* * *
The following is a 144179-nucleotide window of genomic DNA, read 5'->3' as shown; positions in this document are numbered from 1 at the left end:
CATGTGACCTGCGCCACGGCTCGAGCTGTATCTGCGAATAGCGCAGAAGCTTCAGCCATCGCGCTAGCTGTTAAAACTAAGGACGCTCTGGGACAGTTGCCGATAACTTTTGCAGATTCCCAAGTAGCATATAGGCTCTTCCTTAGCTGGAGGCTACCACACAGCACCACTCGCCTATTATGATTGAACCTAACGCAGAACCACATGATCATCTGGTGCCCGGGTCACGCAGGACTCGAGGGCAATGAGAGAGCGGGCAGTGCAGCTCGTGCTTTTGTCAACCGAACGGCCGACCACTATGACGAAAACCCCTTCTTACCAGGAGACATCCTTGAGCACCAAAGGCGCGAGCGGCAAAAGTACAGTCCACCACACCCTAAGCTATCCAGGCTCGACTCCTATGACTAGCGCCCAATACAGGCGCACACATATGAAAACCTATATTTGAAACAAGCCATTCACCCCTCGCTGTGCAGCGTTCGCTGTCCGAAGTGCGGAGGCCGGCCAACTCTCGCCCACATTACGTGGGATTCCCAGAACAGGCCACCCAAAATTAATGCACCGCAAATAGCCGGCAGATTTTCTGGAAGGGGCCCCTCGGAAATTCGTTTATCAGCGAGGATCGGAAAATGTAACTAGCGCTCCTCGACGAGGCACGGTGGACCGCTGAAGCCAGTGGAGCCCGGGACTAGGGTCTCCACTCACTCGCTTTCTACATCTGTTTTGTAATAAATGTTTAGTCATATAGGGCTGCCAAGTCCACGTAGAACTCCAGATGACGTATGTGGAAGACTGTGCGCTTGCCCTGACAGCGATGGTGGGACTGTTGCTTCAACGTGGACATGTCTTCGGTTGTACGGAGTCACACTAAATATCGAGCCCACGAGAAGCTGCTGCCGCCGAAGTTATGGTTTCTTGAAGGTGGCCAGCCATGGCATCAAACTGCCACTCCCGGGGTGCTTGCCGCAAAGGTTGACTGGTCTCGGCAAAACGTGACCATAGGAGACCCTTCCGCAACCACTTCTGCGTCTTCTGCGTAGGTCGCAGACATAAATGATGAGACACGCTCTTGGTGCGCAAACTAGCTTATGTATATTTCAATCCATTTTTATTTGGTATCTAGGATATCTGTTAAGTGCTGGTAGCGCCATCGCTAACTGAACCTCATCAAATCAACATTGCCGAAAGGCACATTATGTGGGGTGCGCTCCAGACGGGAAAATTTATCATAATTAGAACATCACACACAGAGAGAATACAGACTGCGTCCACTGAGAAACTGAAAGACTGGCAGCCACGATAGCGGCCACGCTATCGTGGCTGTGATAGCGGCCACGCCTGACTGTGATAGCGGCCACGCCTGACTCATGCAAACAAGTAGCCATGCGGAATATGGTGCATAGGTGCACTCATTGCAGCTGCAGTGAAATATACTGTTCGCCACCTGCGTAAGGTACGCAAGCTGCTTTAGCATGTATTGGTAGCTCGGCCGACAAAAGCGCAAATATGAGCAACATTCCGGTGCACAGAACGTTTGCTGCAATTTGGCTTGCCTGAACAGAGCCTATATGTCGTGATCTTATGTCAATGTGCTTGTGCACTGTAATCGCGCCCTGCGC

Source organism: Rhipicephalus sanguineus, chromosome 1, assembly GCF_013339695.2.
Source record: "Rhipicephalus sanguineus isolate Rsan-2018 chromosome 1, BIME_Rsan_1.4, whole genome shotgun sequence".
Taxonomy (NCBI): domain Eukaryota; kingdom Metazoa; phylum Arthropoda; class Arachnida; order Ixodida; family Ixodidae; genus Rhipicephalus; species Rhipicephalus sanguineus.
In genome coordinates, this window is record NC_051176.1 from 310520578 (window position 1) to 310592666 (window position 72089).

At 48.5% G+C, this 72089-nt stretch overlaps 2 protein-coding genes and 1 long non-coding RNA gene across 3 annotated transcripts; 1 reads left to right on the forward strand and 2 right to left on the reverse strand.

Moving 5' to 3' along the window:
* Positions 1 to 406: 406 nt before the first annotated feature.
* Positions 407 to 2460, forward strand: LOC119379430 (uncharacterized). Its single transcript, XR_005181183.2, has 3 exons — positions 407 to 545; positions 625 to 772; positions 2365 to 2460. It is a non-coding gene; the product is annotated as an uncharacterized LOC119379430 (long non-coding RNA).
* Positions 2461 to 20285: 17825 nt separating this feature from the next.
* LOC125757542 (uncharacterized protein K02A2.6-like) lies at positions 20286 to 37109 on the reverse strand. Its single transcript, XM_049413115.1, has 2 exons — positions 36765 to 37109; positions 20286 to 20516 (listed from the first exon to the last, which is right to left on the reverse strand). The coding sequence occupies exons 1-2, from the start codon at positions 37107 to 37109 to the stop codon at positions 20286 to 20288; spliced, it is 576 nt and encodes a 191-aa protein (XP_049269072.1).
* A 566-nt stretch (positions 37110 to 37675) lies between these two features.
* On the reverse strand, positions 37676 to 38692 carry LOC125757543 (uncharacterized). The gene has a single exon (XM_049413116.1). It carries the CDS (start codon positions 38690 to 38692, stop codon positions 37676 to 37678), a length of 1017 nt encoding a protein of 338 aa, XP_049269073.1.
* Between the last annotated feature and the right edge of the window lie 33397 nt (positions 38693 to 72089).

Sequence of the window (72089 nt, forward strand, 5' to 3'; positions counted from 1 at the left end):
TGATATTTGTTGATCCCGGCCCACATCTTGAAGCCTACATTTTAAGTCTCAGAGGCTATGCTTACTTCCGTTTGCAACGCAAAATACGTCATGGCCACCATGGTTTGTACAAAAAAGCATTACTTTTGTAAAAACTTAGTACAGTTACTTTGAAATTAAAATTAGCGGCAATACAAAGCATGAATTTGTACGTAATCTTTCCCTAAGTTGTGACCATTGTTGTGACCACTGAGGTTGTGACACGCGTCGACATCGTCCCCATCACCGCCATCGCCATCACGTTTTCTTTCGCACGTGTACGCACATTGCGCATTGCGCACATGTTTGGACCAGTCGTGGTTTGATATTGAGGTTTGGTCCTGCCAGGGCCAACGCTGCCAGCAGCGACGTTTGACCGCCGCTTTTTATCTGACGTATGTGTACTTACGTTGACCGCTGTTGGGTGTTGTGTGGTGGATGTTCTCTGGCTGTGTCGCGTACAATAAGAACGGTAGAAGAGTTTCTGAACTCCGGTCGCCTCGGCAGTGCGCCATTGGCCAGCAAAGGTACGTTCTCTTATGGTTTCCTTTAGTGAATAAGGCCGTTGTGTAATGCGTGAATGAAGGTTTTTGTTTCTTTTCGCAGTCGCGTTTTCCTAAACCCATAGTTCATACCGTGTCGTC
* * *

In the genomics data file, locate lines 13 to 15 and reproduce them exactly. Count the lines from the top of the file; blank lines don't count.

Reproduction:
* A 566-nt stretch (positions 37110 to 37675) lies between these two features.
* On the reverse strand, positions 37676 to 38692 carry LOC125757543 (uncharacterized). The gene has a single exon (XM_049413116.1). It carries the CDS (start codon positions 38690 to 38692, stop codon positions 37676 to 37678), a length of 1017 nt encoding a protein of 338 aa, XP_049269073.1.
* Between the last annotated feature and the right edge of the window lie 33397 nt (positions 38693 to 72089).